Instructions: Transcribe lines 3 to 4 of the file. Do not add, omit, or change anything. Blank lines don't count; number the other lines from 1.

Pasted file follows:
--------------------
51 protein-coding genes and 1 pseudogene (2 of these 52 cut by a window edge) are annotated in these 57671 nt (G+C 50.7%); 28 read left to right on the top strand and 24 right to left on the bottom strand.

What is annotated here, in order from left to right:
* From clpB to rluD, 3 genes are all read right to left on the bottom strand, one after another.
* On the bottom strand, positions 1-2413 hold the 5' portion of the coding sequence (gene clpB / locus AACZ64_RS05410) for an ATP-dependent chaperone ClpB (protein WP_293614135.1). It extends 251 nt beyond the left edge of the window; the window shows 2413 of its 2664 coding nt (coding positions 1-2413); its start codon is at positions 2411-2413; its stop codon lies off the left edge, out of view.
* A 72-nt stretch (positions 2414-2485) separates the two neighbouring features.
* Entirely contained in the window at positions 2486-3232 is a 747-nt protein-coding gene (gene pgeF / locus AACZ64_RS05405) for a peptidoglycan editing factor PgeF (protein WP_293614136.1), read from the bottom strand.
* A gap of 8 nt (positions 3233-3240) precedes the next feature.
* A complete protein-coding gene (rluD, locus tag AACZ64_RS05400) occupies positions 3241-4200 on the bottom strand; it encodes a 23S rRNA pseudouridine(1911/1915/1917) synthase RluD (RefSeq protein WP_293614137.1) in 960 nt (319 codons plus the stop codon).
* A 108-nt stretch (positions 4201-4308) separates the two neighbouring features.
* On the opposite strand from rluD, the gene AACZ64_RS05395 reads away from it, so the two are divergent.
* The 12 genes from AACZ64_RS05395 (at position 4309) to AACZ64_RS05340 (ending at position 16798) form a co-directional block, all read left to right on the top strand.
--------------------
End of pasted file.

* From clpB to rluD, 3 genes are all read right to left on the bottom strand, one after another.
* On the bottom strand, positions 1-2413 hold the 5' portion of the coding sequence (gene clpB / locus AACZ64_RS05410) for an ATP-dependent chaperone ClpB (protein WP_293614135.1). It extends 251 nt beyond the left edge of the window; the window shows 2413 of its 2664 coding nt (coding positions 1-2413); its start codon is at positions 2411-2413; its stop codon lies off the left edge, out of view.